"In terms of business volume, I've tripled what I did in the past," Cluff says. "The difference is, my overhead has tripled, too."

That's normal for new franchise owners, Libava says.

"Think about it. Where would your salary come from? You've just invested some of your own money into a brand-new business, got a small business loan to cover the total franchise costs," he says. And when money starts coming in, it has to cover rent, inventory, payroll, utilities — and that startup loan.

"Your goal needs to be breaking even," Libava says. "That's the point at which your revenue pays your business expenses. Only then can you start thinking about drawing a salary."

Read the fine print

When considering an investment in a franchise, it's important to read the fine print, according to the Small Business Administration. Some companies require franchisees to follow exacting standards, while others give investors a lot of leeway, and there are pros and cons to each approach. There's also a big variation in how much support a company offers to its franchise owners.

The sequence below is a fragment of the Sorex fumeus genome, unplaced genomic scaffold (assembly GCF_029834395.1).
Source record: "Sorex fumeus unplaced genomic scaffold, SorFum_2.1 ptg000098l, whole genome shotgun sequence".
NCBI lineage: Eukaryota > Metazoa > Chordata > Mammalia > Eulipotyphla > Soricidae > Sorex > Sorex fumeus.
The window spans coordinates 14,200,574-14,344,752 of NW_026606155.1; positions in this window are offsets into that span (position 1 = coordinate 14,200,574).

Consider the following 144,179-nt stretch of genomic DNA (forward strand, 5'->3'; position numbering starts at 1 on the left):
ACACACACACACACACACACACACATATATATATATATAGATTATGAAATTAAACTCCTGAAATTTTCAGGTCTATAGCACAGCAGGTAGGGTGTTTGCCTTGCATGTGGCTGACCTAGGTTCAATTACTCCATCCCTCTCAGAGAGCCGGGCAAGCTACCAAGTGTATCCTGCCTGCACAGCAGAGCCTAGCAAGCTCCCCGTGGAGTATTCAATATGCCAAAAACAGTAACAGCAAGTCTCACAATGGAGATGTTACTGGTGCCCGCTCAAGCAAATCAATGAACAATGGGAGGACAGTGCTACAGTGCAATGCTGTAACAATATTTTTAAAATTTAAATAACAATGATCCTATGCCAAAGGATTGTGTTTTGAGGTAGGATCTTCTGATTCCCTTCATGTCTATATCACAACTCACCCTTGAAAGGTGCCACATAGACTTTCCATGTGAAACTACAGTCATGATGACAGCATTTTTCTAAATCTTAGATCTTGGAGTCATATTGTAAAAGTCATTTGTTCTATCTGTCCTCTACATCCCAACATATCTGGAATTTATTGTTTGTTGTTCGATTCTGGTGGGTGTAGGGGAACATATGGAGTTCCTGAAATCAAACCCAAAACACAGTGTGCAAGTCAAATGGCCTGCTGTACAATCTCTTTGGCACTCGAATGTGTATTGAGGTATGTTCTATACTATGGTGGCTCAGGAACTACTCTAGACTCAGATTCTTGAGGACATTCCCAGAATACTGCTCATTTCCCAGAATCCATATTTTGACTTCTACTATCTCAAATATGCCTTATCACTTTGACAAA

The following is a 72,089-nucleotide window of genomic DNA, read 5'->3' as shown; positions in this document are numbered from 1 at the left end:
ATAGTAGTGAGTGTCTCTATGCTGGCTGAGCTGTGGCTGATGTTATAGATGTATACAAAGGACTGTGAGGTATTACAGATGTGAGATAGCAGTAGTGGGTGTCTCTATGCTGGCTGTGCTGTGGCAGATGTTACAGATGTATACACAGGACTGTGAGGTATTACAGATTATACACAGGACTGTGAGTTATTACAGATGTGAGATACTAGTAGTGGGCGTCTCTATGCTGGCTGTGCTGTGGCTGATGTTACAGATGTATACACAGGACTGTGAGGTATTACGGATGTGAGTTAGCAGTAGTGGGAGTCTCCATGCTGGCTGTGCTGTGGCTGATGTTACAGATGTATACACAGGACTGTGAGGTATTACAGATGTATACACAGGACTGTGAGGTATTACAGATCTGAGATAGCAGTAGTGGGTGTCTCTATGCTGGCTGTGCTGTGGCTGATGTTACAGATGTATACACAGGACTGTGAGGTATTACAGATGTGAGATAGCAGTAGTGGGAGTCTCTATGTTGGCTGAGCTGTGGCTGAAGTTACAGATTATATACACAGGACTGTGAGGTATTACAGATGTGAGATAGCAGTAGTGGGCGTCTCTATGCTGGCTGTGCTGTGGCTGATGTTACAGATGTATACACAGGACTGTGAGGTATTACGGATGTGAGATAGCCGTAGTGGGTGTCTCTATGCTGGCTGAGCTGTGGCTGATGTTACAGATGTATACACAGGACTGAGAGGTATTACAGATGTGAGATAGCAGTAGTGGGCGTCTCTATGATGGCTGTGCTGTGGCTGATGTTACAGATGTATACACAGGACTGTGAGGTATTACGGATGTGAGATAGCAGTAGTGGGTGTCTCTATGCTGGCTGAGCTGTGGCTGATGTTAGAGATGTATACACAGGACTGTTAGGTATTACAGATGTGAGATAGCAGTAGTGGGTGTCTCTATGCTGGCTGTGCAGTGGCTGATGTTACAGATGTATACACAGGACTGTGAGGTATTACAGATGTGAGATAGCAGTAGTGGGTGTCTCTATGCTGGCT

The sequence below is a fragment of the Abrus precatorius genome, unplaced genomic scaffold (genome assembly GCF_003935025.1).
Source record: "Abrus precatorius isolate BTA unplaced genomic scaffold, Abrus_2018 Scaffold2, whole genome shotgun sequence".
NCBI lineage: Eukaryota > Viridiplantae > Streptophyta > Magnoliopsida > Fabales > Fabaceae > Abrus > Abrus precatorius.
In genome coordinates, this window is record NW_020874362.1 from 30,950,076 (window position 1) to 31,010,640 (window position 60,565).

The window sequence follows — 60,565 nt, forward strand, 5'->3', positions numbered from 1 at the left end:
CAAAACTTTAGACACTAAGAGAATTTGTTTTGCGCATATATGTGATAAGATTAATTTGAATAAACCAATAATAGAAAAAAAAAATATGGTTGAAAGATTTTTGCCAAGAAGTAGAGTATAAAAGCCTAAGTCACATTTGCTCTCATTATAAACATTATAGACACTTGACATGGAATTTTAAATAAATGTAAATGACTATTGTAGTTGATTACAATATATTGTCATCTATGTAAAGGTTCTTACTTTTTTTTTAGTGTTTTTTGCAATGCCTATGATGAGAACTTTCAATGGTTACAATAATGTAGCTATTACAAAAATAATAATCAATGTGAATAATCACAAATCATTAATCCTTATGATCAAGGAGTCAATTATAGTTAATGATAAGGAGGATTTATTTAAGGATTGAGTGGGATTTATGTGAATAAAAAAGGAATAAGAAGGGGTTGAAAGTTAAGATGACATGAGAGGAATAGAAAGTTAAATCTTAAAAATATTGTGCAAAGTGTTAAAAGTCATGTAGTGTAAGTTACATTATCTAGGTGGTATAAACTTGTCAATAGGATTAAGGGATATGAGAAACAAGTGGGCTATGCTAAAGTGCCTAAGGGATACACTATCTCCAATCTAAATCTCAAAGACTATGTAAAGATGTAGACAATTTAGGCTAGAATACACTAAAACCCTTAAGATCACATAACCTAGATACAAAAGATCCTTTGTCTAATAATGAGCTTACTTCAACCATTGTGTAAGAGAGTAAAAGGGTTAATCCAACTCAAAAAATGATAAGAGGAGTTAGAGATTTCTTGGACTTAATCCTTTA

At franchise operations with strict rules about appearance and marketing, owners can run into trouble if they don't follow the guidelines. In a worst-case scenario, a franchisor can terminate the contract when a small business doesn't meet franchise standards, according to Nolo, the legal news and advice website.

Great Harvest offers its franchisees the freedom to run their businesses however they see fit, with a few guidelines, Juarez says.

She has to use the company's flour, and she has access to standardized recipes shared with other franchise owners. But beyond those basics, she's free to develop the business as she sees fit.